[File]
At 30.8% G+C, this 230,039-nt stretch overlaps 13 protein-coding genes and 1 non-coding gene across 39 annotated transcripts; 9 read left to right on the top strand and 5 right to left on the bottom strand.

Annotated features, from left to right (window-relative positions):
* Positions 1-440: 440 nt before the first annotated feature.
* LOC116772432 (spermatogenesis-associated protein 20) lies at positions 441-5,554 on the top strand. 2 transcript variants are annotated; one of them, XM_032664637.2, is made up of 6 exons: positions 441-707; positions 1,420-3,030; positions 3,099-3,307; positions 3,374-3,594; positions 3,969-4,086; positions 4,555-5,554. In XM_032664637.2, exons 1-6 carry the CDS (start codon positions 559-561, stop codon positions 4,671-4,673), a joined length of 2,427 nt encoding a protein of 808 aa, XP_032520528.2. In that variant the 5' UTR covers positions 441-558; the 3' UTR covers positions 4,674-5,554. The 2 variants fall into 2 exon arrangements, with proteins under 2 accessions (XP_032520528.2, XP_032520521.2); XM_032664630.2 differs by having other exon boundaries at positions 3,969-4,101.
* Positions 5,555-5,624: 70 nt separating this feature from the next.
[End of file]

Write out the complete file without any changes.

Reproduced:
At 30.8% G+C, this 230,039-nt stretch overlaps 13 protein-coding genes and 1 non-coding gene across 39 annotated transcripts; 9 read left to right on the top strand and 5 right to left on the bottom strand.

Annotated features, from left to right (window-relative positions):
* Positions 1-440: 440 nt before the first annotated feature.
* LOC116772432 (spermatogenesis-associated protein 20) lies at positions 441-5,554 on the top strand. 2 transcript variants are annotated; one of them, XM_032664637.2, is made up of 6 exons: positions 441-707; positions 1,420-3,030; positions 3,099-3,307; positions 3,374-3,594; positions 3,969-4,086; positions 4,555-5,554. In XM_032664637.2, exons 1-6 carry the CDS (start codon positions 559-561, stop codon positions 4,671-4,673), a joined length of 2,427 nt encoding a protein of 808 aa, XP_032520528.2. In that variant the 5' UTR covers positions 441-558; the 3' UTR covers positions 4,674-5,554. The 2 variants fall into 2 exon arrangements, with proteins under 2 accessions (XP_032520528.2, XP_032520521.2); XM_032664630.2 differs by having other exon boundaries at positions 3,969-4,101.
* Positions 5,555-5,624: 70 nt separating this feature from the next.